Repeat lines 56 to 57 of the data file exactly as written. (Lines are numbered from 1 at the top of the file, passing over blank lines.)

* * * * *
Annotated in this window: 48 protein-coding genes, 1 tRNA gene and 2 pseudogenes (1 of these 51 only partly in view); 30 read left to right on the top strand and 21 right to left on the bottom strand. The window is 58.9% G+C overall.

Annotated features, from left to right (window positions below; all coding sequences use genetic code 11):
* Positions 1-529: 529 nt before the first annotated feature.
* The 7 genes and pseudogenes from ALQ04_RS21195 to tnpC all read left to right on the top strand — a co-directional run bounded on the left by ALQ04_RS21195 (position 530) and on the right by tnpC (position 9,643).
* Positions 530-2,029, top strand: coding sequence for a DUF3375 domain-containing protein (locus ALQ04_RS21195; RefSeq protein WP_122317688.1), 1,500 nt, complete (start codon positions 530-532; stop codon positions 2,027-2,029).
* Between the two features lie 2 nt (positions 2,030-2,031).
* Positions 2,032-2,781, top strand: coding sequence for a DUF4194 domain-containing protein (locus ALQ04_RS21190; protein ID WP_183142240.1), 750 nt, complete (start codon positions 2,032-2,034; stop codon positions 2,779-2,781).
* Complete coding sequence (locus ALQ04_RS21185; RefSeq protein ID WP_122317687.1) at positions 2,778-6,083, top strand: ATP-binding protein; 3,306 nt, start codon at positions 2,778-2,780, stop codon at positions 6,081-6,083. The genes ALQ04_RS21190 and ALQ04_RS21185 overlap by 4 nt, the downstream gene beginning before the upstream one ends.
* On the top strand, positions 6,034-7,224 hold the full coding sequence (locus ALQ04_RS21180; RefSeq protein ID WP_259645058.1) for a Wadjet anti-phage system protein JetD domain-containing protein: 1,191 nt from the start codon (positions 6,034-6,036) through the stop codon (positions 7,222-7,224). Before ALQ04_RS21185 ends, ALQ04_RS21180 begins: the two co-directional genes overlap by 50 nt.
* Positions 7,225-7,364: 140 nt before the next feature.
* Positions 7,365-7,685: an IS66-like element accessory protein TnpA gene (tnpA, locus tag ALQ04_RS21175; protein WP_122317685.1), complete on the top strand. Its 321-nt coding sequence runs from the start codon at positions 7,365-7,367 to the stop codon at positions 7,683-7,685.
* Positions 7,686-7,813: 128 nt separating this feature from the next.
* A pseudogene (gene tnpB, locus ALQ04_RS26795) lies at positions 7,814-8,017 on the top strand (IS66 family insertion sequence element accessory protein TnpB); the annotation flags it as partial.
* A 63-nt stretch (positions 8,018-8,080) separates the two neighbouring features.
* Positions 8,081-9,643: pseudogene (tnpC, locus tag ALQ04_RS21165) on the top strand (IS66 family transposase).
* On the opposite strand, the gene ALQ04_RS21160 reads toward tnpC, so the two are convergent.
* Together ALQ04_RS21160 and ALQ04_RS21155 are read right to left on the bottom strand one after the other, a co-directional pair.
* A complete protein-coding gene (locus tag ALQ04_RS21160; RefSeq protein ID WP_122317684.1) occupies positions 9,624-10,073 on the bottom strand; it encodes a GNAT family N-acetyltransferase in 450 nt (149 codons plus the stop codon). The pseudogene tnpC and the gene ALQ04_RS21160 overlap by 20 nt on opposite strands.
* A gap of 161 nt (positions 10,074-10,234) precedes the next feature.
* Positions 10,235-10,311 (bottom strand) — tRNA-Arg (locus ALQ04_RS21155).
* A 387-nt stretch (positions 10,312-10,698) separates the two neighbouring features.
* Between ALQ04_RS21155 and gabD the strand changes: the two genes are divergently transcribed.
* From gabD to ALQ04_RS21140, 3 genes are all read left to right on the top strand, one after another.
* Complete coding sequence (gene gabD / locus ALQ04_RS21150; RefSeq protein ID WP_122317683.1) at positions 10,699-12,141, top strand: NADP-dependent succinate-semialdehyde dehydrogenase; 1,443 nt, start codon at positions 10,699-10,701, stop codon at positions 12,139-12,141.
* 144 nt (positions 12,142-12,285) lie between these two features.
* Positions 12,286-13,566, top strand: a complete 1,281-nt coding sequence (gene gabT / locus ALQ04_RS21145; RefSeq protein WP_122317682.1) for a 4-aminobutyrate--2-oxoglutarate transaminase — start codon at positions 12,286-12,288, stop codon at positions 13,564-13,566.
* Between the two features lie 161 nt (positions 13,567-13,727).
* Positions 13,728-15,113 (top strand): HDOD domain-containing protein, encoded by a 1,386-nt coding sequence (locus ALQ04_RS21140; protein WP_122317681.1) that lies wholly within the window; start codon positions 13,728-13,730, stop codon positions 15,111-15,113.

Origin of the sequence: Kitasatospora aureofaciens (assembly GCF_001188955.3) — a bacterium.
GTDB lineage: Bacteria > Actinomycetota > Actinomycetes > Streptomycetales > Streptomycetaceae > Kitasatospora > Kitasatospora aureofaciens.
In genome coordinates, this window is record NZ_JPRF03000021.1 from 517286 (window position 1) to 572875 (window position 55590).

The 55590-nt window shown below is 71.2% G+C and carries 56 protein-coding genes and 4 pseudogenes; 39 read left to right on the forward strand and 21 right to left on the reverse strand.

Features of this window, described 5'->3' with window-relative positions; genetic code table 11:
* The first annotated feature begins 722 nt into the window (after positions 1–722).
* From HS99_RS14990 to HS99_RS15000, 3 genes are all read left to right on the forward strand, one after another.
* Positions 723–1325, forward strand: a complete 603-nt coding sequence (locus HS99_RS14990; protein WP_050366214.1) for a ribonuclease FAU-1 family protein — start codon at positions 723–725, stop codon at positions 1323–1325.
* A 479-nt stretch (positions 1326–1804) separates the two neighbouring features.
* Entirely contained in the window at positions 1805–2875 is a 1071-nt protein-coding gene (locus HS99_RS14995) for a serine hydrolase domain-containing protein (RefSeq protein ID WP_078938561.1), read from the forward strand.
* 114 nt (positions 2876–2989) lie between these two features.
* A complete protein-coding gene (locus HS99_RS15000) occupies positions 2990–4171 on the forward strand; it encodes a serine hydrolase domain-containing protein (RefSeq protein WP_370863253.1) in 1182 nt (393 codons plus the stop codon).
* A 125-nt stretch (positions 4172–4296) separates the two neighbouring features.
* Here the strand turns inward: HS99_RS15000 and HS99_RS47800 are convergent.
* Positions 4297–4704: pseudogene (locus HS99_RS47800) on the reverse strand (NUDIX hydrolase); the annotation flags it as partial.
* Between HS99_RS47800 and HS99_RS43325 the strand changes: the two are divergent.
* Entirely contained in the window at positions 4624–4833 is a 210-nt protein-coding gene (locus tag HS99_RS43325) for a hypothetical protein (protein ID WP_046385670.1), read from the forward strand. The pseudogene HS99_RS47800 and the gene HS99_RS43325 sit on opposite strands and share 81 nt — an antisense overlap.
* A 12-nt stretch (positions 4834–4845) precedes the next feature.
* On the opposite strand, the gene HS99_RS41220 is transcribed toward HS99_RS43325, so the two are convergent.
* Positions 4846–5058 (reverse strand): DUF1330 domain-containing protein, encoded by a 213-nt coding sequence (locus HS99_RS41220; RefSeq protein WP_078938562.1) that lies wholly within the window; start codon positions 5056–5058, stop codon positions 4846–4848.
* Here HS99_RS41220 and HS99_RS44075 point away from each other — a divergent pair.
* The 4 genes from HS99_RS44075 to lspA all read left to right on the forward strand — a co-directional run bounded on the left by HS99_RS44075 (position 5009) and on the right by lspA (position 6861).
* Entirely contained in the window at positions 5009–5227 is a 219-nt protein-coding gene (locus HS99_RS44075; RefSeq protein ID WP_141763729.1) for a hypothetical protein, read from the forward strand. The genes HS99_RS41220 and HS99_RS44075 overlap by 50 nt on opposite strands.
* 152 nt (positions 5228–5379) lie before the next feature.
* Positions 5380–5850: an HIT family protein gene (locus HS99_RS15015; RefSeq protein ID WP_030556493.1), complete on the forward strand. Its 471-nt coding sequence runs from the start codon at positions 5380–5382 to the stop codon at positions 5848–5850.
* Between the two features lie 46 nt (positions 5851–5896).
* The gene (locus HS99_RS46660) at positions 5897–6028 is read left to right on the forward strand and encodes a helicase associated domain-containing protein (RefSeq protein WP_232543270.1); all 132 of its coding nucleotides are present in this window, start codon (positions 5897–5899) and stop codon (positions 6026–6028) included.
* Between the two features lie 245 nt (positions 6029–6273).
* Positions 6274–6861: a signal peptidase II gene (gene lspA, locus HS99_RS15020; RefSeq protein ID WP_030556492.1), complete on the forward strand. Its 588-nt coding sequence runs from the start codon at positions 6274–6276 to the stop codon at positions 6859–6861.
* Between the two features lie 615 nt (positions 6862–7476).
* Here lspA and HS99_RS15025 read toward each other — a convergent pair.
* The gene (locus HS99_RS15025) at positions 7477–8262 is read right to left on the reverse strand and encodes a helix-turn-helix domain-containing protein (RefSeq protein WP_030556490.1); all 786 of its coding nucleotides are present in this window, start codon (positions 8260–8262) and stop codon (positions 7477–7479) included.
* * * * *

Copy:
* Between the two features lie 245 nt (positions 6029–6273).
* Positions 6274–6861: a signal peptidase II gene (gene lspA, locus HS99_RS15020; RefSeq protein ID WP_030556492.1), complete on the forward strand. Its 588-nt coding sequence runs from the start codon at positions 6274–6276 to the stop codon at positions 6859–6861.